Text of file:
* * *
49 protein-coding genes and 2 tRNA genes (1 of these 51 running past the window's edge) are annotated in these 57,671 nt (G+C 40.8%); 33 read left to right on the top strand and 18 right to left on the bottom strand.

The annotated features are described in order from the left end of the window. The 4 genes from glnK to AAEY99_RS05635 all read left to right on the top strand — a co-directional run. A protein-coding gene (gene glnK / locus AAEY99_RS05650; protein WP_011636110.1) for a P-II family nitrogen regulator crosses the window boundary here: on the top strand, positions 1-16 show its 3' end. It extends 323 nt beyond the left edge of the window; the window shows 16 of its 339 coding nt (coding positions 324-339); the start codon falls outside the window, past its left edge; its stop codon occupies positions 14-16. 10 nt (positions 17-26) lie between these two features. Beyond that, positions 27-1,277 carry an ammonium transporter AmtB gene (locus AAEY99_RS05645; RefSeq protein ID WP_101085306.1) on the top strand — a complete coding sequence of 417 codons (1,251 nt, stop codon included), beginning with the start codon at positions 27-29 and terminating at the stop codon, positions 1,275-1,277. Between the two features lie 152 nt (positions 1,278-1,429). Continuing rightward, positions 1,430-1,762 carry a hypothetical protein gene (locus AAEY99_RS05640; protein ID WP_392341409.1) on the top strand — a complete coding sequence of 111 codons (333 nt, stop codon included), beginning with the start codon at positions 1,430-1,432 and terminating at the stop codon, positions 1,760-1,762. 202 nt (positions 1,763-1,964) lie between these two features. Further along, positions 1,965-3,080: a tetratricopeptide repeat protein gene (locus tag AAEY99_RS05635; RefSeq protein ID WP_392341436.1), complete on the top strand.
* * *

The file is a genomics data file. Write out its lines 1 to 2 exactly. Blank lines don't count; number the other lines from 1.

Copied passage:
49 protein-coding genes and 2 tRNA genes (1 of these 51 running past the window's edge) are annotated in these 57,671 nt (G+C 40.8%); 33 read left to right on the top strand and 18 right to left on the bottom strand.

The annotated features are described in order from the left end of the window. The 4 genes from glnK to AAEY99_RS05635 all read left to right on the top strand — a co-directional run. A protein-coding gene (gene glnK / locus AAEY99_RS05650; protein WP_011636110.1) for a P-II family nitrogen regulator crosses the window boundary here: on the top strand, positions 1-16 show its 3' end. It extends 323 nt beyond the left edge of the window; the window shows 16 of its 339 coding nt (coding positions 324-339); the start codon falls outside the window, past its left edge; its stop codon occupies positions 14-16. 10 nt (positions 17-26) lie between these two features. Beyond that, positions 27-1,277 carry an ammonium transporter AmtB gene (locus AAEY99_RS05645; RefSeq protein ID WP_101085306.1) on the top strand — a complete coding sequence of 417 codons (1,251 nt, stop codon included), beginning with the start codon at positions 27-29 and terminating at the stop codon, positions 1,275-1,277. Between the two features lie 152 nt (positions 1,278-1,429). Continuing rightward, positions 1,430-1,762 carry a hypothetical protein gene (locus AAEY99_RS05640; protein ID WP_392341409.1) on the top strand — a complete coding sequence of 111 codons (333 nt, stop codon included), beginning with the start codon at positions 1,430-1,432 and terminating at the stop codon, positions 1,760-1,762. 202 nt (positions 1,763-1,964) lie between these two features. Further along, positions 1,965-3,080: a tetratricopeptide repeat protein gene (locus tag AAEY99_RS05635; RefSeq protein ID WP_392341436.1), complete on the top strand.